Tony Reinke’s answer is that we are to be readers of the Word of God and of the many other books that reflect God’s truth, goodness, and beauty in the world. In Lit!: A Christian Guide to Reading Books, Reinke lays out a theology of reading built around the gospel, developed from Scripture, and corroborated by church history. He offers guidance for exercising discernment in what we read, and practical advice on how to read regularly and well. Reinke also explains how to foster a culture of reading in our churches and homes. The book stresses that we may find truth, help, insight, or beauty in many different forms of literature, from theology to fiction to fantasy to business. Reinke reminds us that God is the author of all knowledge, and we read every book under his illumination.

Eyewitness Account:

The book blurb on NetGalley immediately intrigued me – someone wrote a whole book on why Christians should read (and written by an admitted “non-reader”)?  I snatched it up quick and wasn’t disappointed.  Reinke has a great writing style that is engaging, yet succinct (I didn’t do a whole lot of skimming because he moved from point to point fairly quickly himself).  The content was great; the first half of the book is Reinke’s “theology of reading”, his own thesis on why any Christian (or any person, really) who wants to grow and mature should read. I was most struck in this section by Reinke’s discussion of how when we rely more and more on visual media to communicate, we lose out on the precision of meaning found in words.

The second half is pure nuts and bolts – how to find time to read, how to highlight and annotate so that you get a lot out of your reading, how to make personal priorities for choosing what to read, and how to pass on a love and discipline of reading to your kids (to name just a few).  His chapter on priorities was so timely for me – I have been feeling overwhelmed these last few months with the sheer volume of what I want to read and how little time I have to read it in (as my backlog of NetGalley manuscripts can attest to!).  I took his advice and made a list of the goals I have for reading and it was so helpful to approach my TBR list with actual priorities and criteria for picking the next book!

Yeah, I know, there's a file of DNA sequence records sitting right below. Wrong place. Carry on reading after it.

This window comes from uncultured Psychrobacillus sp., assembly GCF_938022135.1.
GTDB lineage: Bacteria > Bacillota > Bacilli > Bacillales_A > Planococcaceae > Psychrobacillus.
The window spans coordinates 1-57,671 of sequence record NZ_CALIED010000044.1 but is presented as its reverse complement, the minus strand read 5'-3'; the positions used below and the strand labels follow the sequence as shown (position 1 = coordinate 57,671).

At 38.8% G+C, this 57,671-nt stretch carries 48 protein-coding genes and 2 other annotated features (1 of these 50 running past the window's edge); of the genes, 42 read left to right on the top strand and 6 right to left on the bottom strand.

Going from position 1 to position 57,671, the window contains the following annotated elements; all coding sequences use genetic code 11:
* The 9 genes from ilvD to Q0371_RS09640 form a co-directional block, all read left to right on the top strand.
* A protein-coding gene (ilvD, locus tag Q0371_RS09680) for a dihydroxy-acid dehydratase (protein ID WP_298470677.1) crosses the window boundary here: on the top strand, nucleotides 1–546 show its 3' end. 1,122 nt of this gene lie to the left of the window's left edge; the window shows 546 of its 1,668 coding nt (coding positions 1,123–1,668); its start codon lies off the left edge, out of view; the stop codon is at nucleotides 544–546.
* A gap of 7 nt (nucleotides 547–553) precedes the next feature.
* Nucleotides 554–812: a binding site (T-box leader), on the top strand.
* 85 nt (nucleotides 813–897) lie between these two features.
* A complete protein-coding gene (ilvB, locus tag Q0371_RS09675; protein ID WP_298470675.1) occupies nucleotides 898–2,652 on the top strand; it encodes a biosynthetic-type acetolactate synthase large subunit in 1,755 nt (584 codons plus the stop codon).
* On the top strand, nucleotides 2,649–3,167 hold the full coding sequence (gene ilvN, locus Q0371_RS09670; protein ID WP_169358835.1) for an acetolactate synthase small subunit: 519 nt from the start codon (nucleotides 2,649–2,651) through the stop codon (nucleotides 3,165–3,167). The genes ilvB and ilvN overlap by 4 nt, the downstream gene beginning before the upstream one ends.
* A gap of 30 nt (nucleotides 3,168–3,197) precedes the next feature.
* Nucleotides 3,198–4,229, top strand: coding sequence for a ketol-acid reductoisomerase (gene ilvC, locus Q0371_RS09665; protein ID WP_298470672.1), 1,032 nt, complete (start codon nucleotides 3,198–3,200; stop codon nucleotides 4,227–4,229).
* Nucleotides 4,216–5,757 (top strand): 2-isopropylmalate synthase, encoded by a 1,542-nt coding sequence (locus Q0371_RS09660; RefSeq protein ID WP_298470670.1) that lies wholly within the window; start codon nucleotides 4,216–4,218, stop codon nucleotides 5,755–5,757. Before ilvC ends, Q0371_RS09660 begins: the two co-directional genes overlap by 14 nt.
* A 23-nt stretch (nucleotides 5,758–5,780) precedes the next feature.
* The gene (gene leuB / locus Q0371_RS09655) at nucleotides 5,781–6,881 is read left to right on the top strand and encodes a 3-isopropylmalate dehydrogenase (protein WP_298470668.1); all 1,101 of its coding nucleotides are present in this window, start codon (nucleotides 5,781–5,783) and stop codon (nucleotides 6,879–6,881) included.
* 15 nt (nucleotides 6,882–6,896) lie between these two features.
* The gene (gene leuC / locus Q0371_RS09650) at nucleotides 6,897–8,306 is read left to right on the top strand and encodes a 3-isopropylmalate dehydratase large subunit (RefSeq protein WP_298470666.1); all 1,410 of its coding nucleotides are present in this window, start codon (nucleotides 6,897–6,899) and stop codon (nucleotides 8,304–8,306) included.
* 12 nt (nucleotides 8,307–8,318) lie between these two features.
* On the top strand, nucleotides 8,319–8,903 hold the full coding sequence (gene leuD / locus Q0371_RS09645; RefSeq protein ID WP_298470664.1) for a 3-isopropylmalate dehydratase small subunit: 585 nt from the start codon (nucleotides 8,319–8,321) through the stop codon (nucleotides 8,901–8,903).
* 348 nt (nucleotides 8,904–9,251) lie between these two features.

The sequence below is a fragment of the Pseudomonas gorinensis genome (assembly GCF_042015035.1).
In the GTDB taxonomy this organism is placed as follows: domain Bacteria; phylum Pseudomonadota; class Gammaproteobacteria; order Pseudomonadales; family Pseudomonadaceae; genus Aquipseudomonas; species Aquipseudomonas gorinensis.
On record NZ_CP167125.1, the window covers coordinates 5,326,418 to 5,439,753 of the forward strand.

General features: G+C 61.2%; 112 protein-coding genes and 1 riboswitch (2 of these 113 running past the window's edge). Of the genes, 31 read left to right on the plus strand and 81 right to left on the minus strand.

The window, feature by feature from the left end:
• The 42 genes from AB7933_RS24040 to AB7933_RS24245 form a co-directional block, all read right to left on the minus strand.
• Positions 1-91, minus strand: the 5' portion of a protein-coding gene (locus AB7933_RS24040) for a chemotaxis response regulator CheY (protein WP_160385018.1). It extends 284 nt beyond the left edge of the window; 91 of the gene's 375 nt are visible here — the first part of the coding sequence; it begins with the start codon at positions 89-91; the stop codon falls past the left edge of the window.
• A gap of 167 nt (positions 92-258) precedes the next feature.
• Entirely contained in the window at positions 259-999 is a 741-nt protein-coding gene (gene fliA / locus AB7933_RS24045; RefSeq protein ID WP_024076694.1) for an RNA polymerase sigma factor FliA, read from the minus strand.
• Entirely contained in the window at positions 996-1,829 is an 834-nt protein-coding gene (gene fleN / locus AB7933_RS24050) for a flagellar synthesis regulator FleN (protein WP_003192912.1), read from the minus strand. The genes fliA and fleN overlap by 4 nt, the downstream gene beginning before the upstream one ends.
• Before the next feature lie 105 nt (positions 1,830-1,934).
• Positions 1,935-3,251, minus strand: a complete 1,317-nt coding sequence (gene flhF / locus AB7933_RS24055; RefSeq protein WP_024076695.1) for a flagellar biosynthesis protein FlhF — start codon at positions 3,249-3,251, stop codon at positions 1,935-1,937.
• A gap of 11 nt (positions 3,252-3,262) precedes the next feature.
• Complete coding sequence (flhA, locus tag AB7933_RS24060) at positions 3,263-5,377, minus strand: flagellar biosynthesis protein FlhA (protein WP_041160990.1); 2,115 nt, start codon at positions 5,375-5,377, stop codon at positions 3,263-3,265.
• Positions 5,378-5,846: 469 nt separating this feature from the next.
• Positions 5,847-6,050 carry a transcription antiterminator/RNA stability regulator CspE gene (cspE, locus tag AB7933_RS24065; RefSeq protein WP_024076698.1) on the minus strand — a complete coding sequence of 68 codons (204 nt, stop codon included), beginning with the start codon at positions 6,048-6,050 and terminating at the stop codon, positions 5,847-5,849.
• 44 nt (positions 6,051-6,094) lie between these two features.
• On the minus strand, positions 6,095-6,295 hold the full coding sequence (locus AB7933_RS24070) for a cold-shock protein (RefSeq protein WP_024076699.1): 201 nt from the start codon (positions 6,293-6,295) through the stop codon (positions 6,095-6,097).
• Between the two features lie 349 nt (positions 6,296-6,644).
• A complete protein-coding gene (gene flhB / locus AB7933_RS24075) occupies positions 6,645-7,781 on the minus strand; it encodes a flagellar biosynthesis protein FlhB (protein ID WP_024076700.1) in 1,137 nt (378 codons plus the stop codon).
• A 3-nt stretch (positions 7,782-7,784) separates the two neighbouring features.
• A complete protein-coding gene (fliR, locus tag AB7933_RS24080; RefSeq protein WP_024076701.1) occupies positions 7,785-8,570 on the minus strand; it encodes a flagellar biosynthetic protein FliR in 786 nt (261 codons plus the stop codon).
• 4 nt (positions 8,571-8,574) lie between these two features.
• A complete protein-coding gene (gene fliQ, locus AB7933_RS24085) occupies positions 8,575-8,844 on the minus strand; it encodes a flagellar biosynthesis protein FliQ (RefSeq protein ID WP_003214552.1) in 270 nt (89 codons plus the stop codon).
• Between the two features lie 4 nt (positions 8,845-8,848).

The only thing that seemed odd about this book is the fact that he is really writing to people who don’t read – and it made me wonder how on earth he would get his message out to such people using a book? (Christmas present from those who do read?  My spouse just might get this one in his stocking . . .!)  However, they aren’t the only people who can find some juicy nuggets in this book – I loved it, and would highly recommend it to anyone.

Notable Quotes:

My priorities help me determine the value of a book. My priorities set the highest value on the rarest books (like theologically sound books on the person and work of Christ) and place the lowest priority on the most abundant literature (like best-selling secular fiction). This prevents me from allowing the abundance of literature in a category to dictate my reading diet. The categories prove valuable when I walk into a bookstore.

Literature is life. If you want to know what, deep down, people feel and experience, you can do no better than read the stories and poems of the human race. Writers of literature have the gift of observing and then expressing in words the essential experiences of people . . . The rewards of reading literature are significant. Literature helps to humanize us. It expands our range of experiences. It fosters awareness of ourselves and the world. It enlarges our compassion for people. It awakens our imaginations. It expresses our feelings and insights about God, nature, and life. It enlivens our sense of beauty.

This is a matter of conscience for each believer. And while there are no rigid rules for what Christians should or should not read, we must each be sensitive to our own conscience and the consciences of those around us. As we establish our own understanding of what books we will and will not read ourselves, we must respect the parameters that other Christians have chosen to set for themselves and for their children.

“Literature and art are God’s gifts to the human race,” writes literature scholar Leland Ryken. “One of the liberating effects of letting ourselves ‘go’ as we enjoy literature is to realize that we can partly affirm the value of literature whose content or worldview we dislike. If God is the ultimate source of all beauty and artistry, then the artistic dimension of literature is the point at which Christians can be unreserved in their enthusiasm for the works of non-Christian writers.”14 This point is critical for book readers. Our freedom to enjoy the aesthetic beauty of non-Christian literature does not require us to first endorse the author’s worldview or personal ethical choices.

Other Books Read by This Author: None.

What are other people saying? The Biblical Bookshelf, Tom Farr’s Blog, Thoughts on Theology


★★★★ Writing Style

★★★★ Organization

★★★★★ Original Idea

★★★★★ Page Turner

Overall ★★★★★